Los Angeles Supervisors Approve Closure of Five Clinics; Larger Health Cuts Loom
As expected, the Los Angeles County Board of Supervisors yesterday approved a plan to close five county health clinics and to consolidate some positions within the county's health department, marking the first, small step toward reducing the department's projected $688 million deficit, the Los Angeles Times reports. The plan will reduce the department's $2.5 billion budget by $8.5 million, a "continuation of the agency's 10-year trend of nipping and tucking," the Times reports. Acting health director Fred Leaf said that the plan, which will lead to the closure of "underutilized" facilities in Northeast, Compton, Sepulveda, Paramount and Burbank, "will not result in significant changes, but will set the tone" for future cuts. He added that the changes approved yesterday could eventually save the health system $100 million a year. But Supervisor Zev Yaroslavsky said, "This is nothing. The big bucks are not in health clinics or in public health; they're are in the hospitals" (Larrubia, Los Angeles Times, 1/30). Supervisors are expected in March to choose among long-term options that range from closing all county hospitals and clinics and privatizing the system to leaving open only emergency, trauma and acute care services (Anderson, Los Angeles Daily News, 1/30).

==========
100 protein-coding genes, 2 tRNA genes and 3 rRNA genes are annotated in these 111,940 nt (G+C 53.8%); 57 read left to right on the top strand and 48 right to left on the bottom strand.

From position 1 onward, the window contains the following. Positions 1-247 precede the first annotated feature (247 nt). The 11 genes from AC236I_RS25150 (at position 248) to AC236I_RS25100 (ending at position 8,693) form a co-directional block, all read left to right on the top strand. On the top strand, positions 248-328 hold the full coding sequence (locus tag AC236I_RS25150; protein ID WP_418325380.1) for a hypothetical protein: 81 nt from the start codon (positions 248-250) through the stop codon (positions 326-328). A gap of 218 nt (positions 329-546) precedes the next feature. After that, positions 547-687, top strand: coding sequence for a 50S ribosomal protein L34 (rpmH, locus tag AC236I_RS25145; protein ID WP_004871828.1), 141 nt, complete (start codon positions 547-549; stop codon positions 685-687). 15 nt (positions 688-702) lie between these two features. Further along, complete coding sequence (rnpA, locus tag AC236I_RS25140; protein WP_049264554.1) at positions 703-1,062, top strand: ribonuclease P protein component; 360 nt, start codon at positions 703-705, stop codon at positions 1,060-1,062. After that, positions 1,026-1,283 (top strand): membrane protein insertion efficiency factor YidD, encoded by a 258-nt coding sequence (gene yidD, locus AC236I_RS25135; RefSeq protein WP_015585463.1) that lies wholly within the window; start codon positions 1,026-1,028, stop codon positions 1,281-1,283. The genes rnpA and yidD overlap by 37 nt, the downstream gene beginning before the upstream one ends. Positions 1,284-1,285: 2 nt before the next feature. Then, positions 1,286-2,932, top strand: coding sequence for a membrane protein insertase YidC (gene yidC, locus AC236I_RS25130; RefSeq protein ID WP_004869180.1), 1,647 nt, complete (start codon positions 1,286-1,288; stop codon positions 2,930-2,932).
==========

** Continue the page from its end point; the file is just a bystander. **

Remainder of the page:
Buoyed by a federal bailout that began in 1995, the health department has enough cash reserves to cover the losses it expects to suffer next year. But after the bailout begins to be phased out next year, the department will face an estimated $364 million deficit in fiscal year 2004 and a $688 million deficit in 2005. The report released yesterday by the department said that the county's attempt to reform the health system by sending uninsured patients to lower-cost clinics rather than hospitals for treatment -- a shift that the federal government required when it approved the bailout in the form of a Medicaid waiver -- has not produced expected cost savings. According to Beth Osthimer of San Fernando Valley Neighborhood Legal Services, the only remedy for the department's financial troubles is more federal help. "You can't cut your way out of a $600 million deficit. It's a closure of the system" (Los Angeles Times, 1/30). But Supervisor Gloria Molina said the chances of receiving help from either federal or state officials are not good. "I don't think George Bush is going to help us. I don't think he should when our own state Legislature is not helping," she said (Los Angeles Daily News, 1/30). Finding long-term solutions to the department's financial troubles will be left to Dr. Thomas Garthwaite, former undersecretary of health for the Department of Veterans Affairs, who will assume control of the health department next week (Los Angeles Times, 1/30).This is part of the California Healthline Daily Edition, a summary of health policy coverage from major news organizations. Sign up for an email subscription.